Researchers have created a machine-learning system that efficiently predicts the future trajectories of multiple road users, like drivers, cyclists, and pedestrians, which could enable an autonomous vehicle to more safely navigate city streets. If a robot is going to navigate a vehicle safely through downtown Boston, it must be able to predict what nearby drivers, cyclists, and pedestrians are going to do next. A new machine-learning system may someday help driverless cars predict the next moves of nearby drivers, pedestrians, and cyclists in real-time. Humans may be one of the biggest roadblocks to fully autonomous vehicles operating on city streets. If a robot is going to navigate a vehicle safely through downtown Boston, it must be able to predict what nearby drivers, pedestrians, and cyclists are going to do next.
Instagram and Facebook users in Texas lost access to certain augmented reality filters Wednesday, following a lawsuit accusing parent company Meta of violating privacy laws. In February, Texas Attorney General Ken Paxton revealed he would sue Meta for using facial recognition in filters to collect data for commercial purposes without consent. Paxton claimed Meta was "storing millions of biometric identifiers" that included voiceprints, retina or iris scans, and hand and face geometry. Although Meta argued it does not use facial recognition technology, it has disabled its AR filters and avatars on Facebook and Instagram amid the litigation. The AR effects featured on Facebook, Messenger, Messenger Kids, and Portal will also be shut down for Texas users.
Lidar is an acronym for light detection and ranging. Lidar is like radar, except that it uses light instead of radio waves. The light source is a laser. A lidar sends out light pulses and measures the time it takes for a reflection bouncing off a remote object to return to the device. As the speed of light is a known constant, the distance to the object can be calculated from the travel time of the light pulse (Figure 1).
A new artificial intelligence system (AI) could watch and listen to your videos and label things that are happening. MIT researchers have developed a technique that teaches AI to capture actions shared between video and audio. For example, their method can understand that the act of a baby crying in a video is related to the spoken word "crying" in a sound clip. It's part of an effort to teach AI how to understand concepts that humans have no trouble learning, but that computers find hard to grasp. "The prevalent learning paradigm, supervised learning, works well when you have datasets that are well described and complete," AI expert Phil Winder told Lifewire in an email interview.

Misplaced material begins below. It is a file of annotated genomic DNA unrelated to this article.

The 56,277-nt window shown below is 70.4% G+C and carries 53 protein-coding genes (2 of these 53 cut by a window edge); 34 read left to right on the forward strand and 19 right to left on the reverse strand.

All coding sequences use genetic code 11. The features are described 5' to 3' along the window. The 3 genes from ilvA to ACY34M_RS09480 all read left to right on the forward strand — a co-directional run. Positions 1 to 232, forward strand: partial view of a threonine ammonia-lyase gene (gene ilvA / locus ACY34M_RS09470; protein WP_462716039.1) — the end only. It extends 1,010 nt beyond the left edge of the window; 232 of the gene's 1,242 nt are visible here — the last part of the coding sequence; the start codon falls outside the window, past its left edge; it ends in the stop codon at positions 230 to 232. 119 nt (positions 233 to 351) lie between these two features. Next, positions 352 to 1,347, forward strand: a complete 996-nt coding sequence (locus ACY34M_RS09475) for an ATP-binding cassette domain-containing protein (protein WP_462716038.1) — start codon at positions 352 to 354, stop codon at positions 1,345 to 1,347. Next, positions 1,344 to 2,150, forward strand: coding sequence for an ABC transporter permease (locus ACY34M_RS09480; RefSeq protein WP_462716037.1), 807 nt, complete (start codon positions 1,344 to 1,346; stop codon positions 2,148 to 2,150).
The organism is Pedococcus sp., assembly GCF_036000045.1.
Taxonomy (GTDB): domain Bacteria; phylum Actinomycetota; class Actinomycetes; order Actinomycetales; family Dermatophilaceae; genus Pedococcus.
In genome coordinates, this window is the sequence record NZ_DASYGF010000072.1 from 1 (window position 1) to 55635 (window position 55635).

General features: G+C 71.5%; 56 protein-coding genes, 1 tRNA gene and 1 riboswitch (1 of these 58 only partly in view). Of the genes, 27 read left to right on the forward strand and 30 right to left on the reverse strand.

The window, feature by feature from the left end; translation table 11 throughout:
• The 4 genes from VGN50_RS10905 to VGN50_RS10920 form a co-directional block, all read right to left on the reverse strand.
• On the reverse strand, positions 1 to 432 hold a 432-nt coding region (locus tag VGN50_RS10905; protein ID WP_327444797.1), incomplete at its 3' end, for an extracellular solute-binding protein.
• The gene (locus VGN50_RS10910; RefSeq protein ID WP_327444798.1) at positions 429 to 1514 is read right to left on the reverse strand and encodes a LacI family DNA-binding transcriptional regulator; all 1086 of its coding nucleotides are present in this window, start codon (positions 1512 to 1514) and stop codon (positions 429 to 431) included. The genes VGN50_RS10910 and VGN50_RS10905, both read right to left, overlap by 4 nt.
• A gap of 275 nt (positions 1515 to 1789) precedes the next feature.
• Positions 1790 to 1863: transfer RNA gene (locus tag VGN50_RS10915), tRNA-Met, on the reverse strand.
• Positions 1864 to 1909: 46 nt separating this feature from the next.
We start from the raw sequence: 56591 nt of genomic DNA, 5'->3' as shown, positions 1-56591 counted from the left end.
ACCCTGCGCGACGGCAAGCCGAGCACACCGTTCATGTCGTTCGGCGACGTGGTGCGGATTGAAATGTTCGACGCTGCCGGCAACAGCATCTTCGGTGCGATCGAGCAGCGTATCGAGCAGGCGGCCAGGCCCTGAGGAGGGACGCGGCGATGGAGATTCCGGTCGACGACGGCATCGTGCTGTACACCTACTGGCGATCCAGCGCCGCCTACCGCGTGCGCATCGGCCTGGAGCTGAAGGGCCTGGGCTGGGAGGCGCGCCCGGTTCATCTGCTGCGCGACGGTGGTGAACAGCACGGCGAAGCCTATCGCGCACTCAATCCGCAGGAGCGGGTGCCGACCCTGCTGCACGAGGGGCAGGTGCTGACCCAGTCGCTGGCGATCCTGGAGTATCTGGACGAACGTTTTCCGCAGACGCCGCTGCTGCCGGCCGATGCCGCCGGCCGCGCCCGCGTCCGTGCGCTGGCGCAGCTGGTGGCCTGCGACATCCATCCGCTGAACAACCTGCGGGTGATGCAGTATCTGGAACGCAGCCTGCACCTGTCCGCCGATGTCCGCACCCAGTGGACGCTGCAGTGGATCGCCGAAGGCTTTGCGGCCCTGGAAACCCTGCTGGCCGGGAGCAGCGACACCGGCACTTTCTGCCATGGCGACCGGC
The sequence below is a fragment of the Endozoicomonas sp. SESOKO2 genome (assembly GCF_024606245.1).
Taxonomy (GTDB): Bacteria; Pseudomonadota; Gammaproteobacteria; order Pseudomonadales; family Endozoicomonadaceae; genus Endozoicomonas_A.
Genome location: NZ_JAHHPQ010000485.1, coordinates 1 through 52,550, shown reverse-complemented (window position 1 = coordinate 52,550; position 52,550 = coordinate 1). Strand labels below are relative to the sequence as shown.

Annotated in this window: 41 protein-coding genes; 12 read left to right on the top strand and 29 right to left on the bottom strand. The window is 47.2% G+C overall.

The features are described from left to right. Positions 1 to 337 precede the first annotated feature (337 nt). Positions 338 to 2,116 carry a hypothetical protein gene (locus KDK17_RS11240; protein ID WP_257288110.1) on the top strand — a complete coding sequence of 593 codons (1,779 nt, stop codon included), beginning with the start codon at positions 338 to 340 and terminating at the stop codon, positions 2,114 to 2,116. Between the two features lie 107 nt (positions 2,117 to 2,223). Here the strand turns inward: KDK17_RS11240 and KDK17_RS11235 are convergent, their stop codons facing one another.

The Seoul Metropolitan Government (SMG) has announced it is building a pilot driving zone for autonomous cars. Forming part of the cooperative intelligent transport system (C-ITS) construction project, the virtual reality autonomous driving simulator will reflect road, traffic, and weather conditions by using digital twin technologies. According to SMG, by expanding the virtual territory to Gangnam and the city centre, it will enable Seoul to "leap forward" as a city of commercialised self-driving vehicles. The autonomous driving simulator will be open to the public, and anyone from companies to research institutes, start-ups, and universities can use it free of charge. SMG's rationale is the greater the numbers of developers who test the simulator the more opportunity there is to improve their technologies, and help the industry to further advance.